Last year, the woodware designer Ryuji Mitani held a solo exhibition in a shop called Arts and Science in Kyoto. As a fan of woodware, I was naturally drawn to the event. Mitani’s wooden plates and eating utensils look so simple at first glance as if they are products that can be easily found in any shops. The vibe his woodware exudes is, however, full of warmness. Without a distinctive design, the items he makes can easily fit into any environment. They can be easily overlooked but never ceased from filling our life with bliss.
Mitani’s woodware was undoubtedly full of charisma, but what impressed me the most in his exhibition was his pottery works. There were a few ceramic boats in the outdoor area of the shop, turning the narrow strip of exhibition space into a grand canal and vast ocean. Waves of sunlight were glittering down and seemingly had set the boats on motion, even though the boats clearly remained still.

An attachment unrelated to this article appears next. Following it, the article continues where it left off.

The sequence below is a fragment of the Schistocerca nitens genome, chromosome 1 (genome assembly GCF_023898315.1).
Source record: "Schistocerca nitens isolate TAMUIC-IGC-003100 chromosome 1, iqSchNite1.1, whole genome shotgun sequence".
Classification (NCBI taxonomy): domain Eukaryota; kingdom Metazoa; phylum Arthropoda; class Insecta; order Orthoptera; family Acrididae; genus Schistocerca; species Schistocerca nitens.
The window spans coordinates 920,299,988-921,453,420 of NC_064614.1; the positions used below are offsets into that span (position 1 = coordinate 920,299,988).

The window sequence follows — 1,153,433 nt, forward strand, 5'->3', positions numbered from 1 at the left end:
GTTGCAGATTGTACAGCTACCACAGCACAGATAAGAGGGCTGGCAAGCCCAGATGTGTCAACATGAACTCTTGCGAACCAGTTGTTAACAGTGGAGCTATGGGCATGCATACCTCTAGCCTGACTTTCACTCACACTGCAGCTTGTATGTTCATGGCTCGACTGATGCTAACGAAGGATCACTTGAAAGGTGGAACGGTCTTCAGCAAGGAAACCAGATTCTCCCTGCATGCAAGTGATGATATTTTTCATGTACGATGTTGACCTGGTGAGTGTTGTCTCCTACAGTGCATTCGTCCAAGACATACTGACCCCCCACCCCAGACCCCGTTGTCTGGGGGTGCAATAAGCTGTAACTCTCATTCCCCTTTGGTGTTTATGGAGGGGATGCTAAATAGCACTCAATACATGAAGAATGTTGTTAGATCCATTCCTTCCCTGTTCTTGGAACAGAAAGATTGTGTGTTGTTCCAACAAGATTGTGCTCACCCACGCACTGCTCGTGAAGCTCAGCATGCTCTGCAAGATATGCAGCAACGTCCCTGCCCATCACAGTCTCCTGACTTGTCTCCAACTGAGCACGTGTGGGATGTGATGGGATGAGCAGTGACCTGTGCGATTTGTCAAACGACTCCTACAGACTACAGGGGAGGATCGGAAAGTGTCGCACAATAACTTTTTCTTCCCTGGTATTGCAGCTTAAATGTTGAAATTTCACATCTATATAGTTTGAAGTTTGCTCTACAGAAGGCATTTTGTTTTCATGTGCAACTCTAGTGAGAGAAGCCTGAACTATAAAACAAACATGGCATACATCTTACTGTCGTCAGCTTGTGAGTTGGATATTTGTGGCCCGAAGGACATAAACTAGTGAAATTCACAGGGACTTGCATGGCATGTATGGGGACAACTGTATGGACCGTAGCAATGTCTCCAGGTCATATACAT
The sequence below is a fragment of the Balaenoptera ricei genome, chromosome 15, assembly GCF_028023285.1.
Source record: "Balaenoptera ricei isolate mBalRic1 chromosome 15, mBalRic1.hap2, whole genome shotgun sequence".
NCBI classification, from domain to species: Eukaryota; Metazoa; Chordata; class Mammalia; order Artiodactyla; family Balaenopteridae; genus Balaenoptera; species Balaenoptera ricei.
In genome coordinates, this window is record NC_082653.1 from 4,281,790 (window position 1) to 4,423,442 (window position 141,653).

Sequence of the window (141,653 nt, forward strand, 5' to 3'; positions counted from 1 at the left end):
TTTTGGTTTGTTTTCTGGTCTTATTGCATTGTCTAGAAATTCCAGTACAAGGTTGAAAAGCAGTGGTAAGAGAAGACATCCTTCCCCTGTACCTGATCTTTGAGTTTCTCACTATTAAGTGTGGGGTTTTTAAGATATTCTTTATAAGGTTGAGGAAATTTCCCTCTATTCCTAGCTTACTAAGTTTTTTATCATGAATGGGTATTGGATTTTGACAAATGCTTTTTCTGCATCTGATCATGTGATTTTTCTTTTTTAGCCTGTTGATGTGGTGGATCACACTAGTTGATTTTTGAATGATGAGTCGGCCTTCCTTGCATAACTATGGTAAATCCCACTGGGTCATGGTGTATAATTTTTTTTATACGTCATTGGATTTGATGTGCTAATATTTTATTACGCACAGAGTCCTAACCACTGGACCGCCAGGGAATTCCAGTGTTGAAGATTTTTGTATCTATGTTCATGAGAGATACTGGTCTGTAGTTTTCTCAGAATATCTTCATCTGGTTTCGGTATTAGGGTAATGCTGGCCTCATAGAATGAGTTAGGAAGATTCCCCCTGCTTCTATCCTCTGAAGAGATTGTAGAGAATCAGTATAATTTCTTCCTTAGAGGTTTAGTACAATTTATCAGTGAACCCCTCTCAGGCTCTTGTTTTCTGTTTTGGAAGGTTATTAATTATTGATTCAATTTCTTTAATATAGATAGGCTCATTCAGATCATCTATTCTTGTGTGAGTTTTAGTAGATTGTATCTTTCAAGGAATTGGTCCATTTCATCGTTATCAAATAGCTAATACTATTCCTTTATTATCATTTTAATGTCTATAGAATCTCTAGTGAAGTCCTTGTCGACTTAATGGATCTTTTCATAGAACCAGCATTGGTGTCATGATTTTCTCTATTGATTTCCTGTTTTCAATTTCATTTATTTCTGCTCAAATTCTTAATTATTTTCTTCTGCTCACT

Mitani would apply lacquer in his carpentry work. In traditional terms, lacquer should be evenly applied and polished to perfection. On the contrary, Mitani would insist on the texture of strokes when he applies the lacquer so that different shades can be visible. To the eyes of experienced lacquerware craftsmen, Mitani’s works are probably not up to scratch. However, it is exactly Mitani’s casual attempt at lacquer techniques that gives his works a lively touch of crudeness.
The pottery and sculptures produced by Mitani also carry the same subtle and understated style of his lacquerwares. However, from a little boat to a ceramic mug, one can always feel a whimsical vibe to his works. In fact, this is the very first time he has showcased his ceramic work during this exhibition at Arts and Science. His humble yet curious personality is fully reflected by the way how he has carefully handled this new medium. Again he demonstrates how meticulously he can steer away from full perfection and reach the right amount of crudeness. This is perhaps why his works are always enchanting.